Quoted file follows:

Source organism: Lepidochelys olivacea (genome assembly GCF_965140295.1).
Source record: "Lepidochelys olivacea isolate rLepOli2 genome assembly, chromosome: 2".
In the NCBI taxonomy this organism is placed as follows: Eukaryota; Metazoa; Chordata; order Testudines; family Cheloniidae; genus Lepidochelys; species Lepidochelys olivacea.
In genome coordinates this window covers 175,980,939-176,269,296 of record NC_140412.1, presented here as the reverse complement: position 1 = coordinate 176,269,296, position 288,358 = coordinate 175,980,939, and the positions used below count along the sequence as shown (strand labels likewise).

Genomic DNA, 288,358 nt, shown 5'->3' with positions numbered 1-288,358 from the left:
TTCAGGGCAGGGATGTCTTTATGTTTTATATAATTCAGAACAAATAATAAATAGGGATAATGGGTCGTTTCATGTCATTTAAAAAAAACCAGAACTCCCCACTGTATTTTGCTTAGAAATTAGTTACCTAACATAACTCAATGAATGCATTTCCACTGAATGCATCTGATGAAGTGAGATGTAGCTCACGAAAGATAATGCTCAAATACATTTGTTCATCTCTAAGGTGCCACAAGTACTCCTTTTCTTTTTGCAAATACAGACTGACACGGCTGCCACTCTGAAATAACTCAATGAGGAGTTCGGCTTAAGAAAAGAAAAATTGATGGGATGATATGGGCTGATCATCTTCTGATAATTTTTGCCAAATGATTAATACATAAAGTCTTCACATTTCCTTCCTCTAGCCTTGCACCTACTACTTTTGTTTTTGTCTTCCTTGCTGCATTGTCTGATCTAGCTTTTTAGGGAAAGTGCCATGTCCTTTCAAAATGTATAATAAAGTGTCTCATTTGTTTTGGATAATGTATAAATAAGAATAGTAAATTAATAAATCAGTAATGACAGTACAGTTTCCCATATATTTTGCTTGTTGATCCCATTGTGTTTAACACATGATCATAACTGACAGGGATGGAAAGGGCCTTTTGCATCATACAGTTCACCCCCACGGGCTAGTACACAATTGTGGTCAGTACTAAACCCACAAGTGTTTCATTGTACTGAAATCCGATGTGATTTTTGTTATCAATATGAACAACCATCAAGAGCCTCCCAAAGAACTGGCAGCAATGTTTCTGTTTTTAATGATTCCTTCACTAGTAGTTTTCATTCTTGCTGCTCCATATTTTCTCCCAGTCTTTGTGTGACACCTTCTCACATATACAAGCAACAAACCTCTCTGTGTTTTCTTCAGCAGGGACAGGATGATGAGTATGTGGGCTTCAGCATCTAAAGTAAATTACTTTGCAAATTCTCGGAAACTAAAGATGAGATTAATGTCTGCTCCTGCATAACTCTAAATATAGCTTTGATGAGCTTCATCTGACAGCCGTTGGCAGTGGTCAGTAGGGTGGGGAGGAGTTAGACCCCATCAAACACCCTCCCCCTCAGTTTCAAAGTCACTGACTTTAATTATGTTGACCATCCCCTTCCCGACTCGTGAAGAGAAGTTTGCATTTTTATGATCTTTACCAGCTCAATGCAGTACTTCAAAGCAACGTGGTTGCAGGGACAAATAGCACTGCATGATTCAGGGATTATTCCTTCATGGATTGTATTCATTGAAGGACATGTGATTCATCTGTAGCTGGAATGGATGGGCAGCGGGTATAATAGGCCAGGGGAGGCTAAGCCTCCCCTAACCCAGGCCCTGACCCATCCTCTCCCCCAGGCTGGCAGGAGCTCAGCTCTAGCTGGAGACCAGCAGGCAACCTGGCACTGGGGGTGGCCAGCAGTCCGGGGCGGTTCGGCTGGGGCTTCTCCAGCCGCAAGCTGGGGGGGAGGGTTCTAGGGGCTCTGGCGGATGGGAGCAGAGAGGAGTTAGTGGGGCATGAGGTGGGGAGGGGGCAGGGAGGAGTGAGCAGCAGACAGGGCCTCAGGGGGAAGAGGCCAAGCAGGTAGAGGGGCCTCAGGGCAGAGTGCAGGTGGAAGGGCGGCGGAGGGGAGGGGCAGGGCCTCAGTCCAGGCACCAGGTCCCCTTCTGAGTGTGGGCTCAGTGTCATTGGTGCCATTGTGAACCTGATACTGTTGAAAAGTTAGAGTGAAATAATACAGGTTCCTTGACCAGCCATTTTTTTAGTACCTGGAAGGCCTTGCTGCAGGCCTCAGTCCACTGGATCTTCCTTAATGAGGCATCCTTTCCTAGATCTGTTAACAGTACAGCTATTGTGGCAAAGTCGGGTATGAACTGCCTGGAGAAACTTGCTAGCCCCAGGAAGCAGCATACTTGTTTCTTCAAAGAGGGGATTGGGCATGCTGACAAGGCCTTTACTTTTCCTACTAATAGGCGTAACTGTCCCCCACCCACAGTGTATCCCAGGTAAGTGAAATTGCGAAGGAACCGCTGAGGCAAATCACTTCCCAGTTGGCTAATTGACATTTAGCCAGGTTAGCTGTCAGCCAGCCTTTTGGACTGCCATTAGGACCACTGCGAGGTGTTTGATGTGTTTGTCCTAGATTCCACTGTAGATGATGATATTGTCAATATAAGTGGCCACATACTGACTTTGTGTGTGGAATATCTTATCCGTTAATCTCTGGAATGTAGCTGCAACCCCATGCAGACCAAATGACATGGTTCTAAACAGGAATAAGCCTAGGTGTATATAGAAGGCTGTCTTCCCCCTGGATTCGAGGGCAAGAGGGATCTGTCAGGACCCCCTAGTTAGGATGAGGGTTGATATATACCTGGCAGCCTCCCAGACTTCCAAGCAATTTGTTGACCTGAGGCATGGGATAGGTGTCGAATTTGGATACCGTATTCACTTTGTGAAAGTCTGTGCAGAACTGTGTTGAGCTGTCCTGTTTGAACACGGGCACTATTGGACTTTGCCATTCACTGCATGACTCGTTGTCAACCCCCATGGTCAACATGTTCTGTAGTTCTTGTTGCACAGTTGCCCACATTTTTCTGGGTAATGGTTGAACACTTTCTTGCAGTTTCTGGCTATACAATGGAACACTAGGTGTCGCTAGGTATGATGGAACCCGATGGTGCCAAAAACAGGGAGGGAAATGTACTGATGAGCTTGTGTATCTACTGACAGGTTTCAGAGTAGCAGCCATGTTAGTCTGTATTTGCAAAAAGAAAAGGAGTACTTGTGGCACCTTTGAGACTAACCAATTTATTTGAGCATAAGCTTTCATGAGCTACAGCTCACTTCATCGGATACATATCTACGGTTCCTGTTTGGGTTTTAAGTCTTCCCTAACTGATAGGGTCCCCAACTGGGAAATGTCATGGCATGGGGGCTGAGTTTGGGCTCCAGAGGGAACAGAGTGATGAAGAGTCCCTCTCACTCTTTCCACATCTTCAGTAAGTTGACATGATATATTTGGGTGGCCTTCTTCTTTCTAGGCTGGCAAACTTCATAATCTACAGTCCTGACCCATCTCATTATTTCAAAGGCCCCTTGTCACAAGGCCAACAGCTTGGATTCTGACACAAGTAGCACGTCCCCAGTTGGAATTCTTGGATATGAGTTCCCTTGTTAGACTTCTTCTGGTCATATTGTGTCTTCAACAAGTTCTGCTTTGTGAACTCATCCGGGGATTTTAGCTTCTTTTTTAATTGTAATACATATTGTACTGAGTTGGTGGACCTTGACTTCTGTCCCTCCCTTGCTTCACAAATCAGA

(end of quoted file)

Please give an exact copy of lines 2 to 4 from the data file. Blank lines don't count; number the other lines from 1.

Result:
Source record: "Lepidochelys olivacea isolate rLepOli2 genome assembly, chromosome: 2".
In the NCBI taxonomy this organism is placed as follows: Eukaryota; Metazoa; Chordata; order Testudines; family Cheloniidae; genus Lepidochelys; species Lepidochelys olivacea.
In genome coordinates this window covers 175,980,939-176,269,296 of record NC_140412.1, presented here as the reverse complement: position 1 = coordinate 176,269,296, position 288,358 = coordinate 175,980,939, and the positions used below count along the sequence as shown (strand labels likewise).